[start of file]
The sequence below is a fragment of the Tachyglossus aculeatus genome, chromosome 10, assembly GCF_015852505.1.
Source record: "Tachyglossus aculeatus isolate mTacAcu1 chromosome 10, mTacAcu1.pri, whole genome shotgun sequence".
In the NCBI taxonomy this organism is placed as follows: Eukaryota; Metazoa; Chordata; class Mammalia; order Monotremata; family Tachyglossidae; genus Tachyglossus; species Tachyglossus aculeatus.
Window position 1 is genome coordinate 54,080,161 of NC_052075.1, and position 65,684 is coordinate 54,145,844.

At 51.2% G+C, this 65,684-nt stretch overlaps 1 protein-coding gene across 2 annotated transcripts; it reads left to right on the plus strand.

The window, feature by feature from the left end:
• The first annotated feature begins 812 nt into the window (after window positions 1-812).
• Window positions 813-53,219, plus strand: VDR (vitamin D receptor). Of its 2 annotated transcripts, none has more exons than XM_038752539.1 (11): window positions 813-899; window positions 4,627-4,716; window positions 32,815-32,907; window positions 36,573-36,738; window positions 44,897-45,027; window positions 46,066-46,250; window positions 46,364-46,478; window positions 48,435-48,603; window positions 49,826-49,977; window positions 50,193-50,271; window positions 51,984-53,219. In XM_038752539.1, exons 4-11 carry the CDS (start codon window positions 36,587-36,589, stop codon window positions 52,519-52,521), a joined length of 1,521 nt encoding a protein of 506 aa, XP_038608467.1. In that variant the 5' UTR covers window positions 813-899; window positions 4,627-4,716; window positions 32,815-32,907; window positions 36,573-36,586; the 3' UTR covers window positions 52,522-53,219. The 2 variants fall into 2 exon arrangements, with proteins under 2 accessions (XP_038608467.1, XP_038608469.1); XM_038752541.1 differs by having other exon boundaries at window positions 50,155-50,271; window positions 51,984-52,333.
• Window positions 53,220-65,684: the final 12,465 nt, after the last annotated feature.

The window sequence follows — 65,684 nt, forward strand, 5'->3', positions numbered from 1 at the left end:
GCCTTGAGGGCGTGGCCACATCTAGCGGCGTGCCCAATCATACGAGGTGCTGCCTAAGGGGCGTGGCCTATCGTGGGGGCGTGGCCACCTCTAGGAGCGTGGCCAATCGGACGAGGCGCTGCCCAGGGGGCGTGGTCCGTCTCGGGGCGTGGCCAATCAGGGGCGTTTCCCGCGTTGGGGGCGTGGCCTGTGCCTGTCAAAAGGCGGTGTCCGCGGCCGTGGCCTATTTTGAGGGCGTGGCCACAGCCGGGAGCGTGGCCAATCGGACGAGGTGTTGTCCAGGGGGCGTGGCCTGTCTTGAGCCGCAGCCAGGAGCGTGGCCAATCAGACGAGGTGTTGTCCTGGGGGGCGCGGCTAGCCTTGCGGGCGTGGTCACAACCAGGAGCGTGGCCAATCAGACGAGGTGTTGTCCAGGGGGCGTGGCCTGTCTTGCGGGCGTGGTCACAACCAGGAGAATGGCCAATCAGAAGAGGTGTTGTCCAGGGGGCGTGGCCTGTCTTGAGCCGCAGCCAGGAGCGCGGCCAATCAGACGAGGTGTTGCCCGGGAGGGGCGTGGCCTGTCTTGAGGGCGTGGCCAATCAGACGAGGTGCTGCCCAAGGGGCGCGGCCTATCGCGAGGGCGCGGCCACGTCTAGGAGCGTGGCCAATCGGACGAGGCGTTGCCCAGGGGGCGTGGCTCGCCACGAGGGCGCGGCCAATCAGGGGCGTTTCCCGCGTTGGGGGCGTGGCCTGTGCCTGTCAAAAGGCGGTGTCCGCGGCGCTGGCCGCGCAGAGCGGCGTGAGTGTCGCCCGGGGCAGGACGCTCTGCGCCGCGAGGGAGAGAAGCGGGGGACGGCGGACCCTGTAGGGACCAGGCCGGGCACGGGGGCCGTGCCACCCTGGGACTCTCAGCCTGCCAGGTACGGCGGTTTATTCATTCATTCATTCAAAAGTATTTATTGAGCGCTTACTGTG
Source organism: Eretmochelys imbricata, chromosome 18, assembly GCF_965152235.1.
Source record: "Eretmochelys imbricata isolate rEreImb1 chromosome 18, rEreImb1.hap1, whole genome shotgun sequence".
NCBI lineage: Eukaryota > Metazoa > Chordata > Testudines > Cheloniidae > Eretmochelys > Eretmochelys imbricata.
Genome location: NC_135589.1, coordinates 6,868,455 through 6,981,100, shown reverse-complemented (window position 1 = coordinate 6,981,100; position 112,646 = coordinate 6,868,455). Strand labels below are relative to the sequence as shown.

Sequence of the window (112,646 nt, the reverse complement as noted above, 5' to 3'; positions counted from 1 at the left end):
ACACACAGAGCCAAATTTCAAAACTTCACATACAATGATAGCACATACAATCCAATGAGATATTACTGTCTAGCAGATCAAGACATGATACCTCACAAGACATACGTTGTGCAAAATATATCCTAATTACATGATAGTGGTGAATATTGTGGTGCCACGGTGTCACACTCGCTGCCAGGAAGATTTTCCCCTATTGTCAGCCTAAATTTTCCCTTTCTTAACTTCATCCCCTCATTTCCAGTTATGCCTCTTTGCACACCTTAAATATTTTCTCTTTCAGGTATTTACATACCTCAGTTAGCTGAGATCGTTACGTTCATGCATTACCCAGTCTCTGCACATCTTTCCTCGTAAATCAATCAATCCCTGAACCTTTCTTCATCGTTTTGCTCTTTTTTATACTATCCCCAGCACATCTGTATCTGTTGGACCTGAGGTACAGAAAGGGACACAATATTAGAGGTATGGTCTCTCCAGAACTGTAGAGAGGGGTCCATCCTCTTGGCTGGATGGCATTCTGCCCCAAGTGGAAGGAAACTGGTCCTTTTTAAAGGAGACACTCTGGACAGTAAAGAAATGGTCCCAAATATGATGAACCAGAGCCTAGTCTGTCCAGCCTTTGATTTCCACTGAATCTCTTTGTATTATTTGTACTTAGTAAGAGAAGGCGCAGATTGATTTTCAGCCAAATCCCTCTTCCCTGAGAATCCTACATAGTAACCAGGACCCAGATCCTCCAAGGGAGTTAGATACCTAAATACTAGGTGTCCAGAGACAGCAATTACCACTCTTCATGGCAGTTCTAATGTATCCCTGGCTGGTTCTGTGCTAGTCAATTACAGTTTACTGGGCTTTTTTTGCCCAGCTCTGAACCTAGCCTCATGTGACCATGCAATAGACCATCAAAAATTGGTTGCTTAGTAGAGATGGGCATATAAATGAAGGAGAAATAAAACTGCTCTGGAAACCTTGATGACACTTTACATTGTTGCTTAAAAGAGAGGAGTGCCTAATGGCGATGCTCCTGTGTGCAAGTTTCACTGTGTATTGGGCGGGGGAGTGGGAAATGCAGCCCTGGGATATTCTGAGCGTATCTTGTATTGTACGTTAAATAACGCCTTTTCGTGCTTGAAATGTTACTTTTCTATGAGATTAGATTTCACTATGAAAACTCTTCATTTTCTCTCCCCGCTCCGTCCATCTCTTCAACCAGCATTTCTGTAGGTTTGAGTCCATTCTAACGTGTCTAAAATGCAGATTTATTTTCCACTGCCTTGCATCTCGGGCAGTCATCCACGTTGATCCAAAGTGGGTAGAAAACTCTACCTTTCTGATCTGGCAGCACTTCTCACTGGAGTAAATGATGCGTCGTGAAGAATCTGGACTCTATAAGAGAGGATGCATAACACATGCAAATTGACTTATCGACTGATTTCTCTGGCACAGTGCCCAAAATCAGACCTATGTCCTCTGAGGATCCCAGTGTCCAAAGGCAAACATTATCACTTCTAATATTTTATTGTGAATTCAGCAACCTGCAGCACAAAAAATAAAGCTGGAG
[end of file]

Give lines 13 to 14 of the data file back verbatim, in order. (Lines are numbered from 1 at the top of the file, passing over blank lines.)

Source record: "Eretmochelys imbricata isolate rEreImb1 chromosome 18, rEreImb1.hap1, whole genome shotgun sequence".
NCBI lineage: Eukaryota > Metazoa > Chordata > Testudines > Cheloniidae > Eretmochelys > Eretmochelys imbricata.